Shaughnessy: The stem mother's branch; one may not determine.

Cleary (1): Correcting the degeneracy of the mother, it is improper to be righteous.

Wu: He attends to the affairs of his mother. He should not be insistent.



Confucius/Legge: In dealing with the troubles caused by his mother he holds to the course of the due mean. Wilhelm/Baynes: He finds the middle way. Blofeld: At best a middle course is advisable. Ritsema/Karcher: Acquiring centering tao indeed. Cleary (2): attaining balance. Wu: He proceeds with moderation.

Legge: The fifth line ruler is magnetic, while line two is dynamic. Thus the symbolism takes the form of a son dealing with the prevailing decay induced by his mother. But a son must be very gentle in all his dealings with his mother, and especially so when constrained by a sense of duty to oppose her course.



Siu: The man is gentle in dealing with his mother, even when duty bound to oppose her. When restoring what has been spoiled by weakness, gradualness is required.

Wing: You have become aware of past mistakes that must be rectified. Here you must proceed with great sensitivity, since the changes in your life could hurt those dear to you.

Editor: In psychological symbolism, a female represents emotional or feeling components within the psyche. A "mother" then, would be the source of an emotional attitude which, in the context of this hexagram, needs to be modified or changed. In correcting outmoded or inappropriate feelings one must proceed with care because emotional/instinctual forces cannot be altered as quickly as we can change our minds. (It is a commonplace in psychology that mental insights mean nothing if the emotions involved refuse to conform.) Often the line can refer to the proper way of responding to another's sensitive mood or attitude.

As in childhood development, which recapitulates human historical development in consciousness, the psychic detachment from the mother towards the father is intimately bound up with the growth of individuality. Consciousness strives to become separate from the maternal involvement, and aspires toward the outside world represented by the father.
Gareth Knight -- A History of White Magic

A. Rectify an emotional response. Control your feelings, but don't crush them.

B. Be sensitive in the way you handle an emotional situation.


Legge: The third line, dynamic, shows a son dealing with the troubles caused by his father. There may be some small occasion for repentance, but there will not be any great error.

Wilhelm/Baynes: Setting right what has been spoiled by the father. There will be a little remorse. No great blame.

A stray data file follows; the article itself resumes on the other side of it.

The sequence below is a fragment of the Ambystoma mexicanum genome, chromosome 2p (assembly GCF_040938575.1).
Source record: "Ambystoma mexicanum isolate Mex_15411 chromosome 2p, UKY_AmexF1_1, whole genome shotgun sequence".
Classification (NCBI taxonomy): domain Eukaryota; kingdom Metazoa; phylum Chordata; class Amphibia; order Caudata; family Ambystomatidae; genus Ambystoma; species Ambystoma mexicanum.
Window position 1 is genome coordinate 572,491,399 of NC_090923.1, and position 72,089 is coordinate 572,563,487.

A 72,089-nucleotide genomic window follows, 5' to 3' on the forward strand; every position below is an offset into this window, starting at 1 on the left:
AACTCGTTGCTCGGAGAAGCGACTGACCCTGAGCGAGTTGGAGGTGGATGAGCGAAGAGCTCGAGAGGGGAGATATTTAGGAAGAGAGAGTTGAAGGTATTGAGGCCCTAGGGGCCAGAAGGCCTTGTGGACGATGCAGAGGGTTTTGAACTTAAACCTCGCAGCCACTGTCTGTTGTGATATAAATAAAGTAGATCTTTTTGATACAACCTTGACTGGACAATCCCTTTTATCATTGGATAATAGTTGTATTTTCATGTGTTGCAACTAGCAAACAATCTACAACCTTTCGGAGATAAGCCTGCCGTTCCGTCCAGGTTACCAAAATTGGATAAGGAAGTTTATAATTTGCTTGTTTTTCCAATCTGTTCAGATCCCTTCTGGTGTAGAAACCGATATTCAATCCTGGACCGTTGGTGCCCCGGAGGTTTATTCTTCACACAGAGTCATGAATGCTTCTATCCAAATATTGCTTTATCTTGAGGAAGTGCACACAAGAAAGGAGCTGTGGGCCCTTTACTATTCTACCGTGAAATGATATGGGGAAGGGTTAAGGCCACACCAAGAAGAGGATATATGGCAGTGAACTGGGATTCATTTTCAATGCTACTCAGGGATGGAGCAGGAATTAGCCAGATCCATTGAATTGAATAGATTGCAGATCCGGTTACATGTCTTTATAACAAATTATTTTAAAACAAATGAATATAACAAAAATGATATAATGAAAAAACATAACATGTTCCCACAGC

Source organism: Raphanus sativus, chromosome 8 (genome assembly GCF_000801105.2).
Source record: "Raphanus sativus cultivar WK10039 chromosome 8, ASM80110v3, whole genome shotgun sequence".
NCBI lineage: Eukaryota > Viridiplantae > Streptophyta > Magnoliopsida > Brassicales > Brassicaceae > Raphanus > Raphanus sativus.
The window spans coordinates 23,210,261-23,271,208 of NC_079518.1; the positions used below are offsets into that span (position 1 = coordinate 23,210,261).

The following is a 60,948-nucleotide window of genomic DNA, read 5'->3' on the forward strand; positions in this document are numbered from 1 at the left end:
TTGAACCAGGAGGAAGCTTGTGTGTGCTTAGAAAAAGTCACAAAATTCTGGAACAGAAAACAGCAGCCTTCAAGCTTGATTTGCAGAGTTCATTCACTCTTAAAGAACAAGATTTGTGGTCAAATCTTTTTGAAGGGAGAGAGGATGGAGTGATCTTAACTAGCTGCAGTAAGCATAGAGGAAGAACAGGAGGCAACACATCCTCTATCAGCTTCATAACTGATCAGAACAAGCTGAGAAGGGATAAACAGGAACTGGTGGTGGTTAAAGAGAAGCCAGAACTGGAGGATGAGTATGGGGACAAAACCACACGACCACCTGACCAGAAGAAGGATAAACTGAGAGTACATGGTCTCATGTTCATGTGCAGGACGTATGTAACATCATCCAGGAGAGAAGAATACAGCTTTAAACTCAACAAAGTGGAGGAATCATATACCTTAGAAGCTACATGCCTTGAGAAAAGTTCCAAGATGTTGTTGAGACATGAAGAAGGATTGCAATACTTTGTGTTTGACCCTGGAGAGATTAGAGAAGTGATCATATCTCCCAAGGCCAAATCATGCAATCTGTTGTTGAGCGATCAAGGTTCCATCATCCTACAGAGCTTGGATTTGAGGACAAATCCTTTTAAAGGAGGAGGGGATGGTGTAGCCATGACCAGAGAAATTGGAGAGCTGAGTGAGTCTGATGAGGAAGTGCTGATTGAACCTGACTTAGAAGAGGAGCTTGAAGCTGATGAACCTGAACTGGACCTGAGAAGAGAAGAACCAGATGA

Blofeld: Making ourselves responsible for the mistakes of our fathers may involve some regret but not much blame.

Liu: In correcting the mistakes of the father, there is slight remorse. No great blame.

Ritsema/Karcher: Managing the father's Corrupting. The small possesses repenting. Without the great: fault.

Shaughnessy: The stem father's branch; there is a little regret; there is no great trouble.

Cleary (1): Correcting the degeneracy of the father, there is a little regret but not much blame.

Wu: He attends to the affairs of his father. There will be small regrets, but no big error.


Confucius/Legge: In the end there will be no error. Wilhelm/Baynes: In the end there is no blame. Blofeld: In the end we shall be free from blame. Ritsema/Karcher: Completing without fault indeed. Cleary (2): In the end there is no blame. Wu: He will be blameless in the end.

Legge: Line three is dynamic, but not central, so that he might well go to excess in his efforts. But this tendency is counteracted by his place in the trigram of Humble Submission. (Pliancy.)



Siu: The man proceeds too energetically in correcting past errors. This results in some discord and distress. But a trifle too much energy is preferable to a trifle too little, and no great blame will ensue.

Wing: You are anxious to rectify the mistakes of the past and move vigorously into the future. Your actions may be hasty and you will be judged inconsiderate by others, but in the end you will not suffer for it.

Editor: The image suggests the normal rectification of an error.

Anyone who has ever been through such a psychic experience knows what an immense relief this can be, how much more bearable, for example, it is for a son to conceive the son-father problem no longer on the plane of individual guilt -- in relation, for example, to his own desire for his father's death, his aggressions and desires for revenge -- but as a problem of deliverance from the father, i.e., from a dominant principle of consciousness, that is no longer adequate for the son: a problem that concerns all men and has been disclosed in the myths and fairy tales as the slaying of the reigning old king and the son's accession to his throne.